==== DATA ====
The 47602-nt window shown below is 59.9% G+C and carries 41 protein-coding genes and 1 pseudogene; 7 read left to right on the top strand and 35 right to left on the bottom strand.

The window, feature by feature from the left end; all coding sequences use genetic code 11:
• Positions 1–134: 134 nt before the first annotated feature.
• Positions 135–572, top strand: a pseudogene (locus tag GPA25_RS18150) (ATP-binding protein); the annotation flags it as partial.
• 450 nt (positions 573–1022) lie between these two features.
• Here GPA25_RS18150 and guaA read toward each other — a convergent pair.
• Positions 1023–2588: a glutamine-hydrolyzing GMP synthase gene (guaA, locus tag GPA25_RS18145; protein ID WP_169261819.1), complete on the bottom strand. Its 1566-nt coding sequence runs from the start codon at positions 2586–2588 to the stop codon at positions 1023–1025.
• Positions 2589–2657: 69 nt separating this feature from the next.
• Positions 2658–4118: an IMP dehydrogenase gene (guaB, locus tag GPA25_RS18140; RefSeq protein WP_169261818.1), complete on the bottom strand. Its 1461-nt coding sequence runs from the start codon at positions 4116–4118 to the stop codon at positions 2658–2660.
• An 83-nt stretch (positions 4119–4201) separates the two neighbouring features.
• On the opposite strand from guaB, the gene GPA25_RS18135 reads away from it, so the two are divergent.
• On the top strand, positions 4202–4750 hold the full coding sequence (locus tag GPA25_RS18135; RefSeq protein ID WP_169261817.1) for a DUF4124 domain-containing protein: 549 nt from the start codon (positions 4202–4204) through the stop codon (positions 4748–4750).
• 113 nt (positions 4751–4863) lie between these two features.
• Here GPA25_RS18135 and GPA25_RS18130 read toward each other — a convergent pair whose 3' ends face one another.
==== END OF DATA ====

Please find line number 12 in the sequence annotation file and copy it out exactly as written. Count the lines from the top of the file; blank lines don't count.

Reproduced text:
• On the top strand, positions 4202–4750 hold the full coding sequence (locus tag GPA25_RS18135; RefSeq protein ID WP_169261817.1) for a DUF4124 domain-containing protein: 549 nt from the start codon (positions 4202–4204) through the stop codon (positions 4748–4750).